Then came the 57th minute. Michael Ball's excellent throw came to Madar, who generously nodded it down for Ferguson. He fired a faultless, powerful, unstoppable shot past James, on his very first touch. I nearly fell down the steps cheering for Duncan's goal. I didn't get a chance to look at Thomas Myhre's celebrations, but I'm doubtless that he was doing his usual mad run. However, I did have time to gloat to my sister, who had been insane enough to sit next to me. I'm sure she was close to tears.
We desperately needed to add to our scoreline. Liverpool could maybe get one past Myhre, but no more. If we could just make it two, we would have got the double! Although we dominated after the goal for a while, the clearest chance came in the 66th minute. Ball played it into the box, and James came running out of the goal, colliding with Madar and one of his own defenders. Madar regained possession, and passed to Ferguson, who was in a difficult position. He passed it back to Madar, who only had to beat the defender to make it two. Sadly, it went wide. Now it was me who was close to tears! However, we would have more chances, so I was not worried. We just had to get through this Liverpool break.... McManaman seemed to shoot, but the ball landed at Bilic's feet.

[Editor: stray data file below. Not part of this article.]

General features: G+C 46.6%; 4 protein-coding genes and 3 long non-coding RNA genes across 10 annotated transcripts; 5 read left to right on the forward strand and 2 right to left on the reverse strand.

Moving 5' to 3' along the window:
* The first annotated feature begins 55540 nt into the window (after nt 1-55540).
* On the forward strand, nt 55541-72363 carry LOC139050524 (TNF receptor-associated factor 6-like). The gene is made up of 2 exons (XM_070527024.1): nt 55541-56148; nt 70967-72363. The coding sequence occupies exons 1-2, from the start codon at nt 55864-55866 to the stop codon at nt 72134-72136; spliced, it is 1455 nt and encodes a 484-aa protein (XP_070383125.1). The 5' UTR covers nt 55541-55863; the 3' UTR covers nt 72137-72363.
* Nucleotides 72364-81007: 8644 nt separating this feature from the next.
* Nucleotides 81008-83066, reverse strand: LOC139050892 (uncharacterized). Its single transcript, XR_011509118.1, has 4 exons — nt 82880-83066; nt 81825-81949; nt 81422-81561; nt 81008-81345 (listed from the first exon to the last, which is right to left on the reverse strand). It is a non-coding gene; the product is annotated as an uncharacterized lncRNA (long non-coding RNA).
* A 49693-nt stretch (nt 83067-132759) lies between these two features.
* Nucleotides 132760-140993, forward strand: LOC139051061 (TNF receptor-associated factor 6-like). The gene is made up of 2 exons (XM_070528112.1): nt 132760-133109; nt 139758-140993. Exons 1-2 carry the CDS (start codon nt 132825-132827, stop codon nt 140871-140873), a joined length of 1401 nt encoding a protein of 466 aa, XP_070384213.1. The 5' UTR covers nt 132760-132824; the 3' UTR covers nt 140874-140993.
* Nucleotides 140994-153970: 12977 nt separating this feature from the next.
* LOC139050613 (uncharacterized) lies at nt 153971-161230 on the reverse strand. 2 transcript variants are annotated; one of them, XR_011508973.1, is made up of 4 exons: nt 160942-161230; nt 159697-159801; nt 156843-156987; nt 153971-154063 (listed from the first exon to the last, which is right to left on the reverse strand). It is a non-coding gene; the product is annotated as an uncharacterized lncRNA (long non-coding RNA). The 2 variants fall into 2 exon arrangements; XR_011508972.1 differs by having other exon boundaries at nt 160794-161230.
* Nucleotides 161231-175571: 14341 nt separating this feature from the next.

Ironically, I had been singing praises of Slaven's vision merely minutes before. He did not appear to see the Everton defender or Ince when he attempted to clear it. It was really a case of who would react first, and as Ince had been standing still there, and had not just arrived, as the Everton player had done, it was no surprise that it was Ince who benefited. I was one of a handful sitting down, wallowing in misery. I had been looking forward to the right to sing "We're the Pride of Merseyside" at the Newcastle game, but I think a draw was a fair result.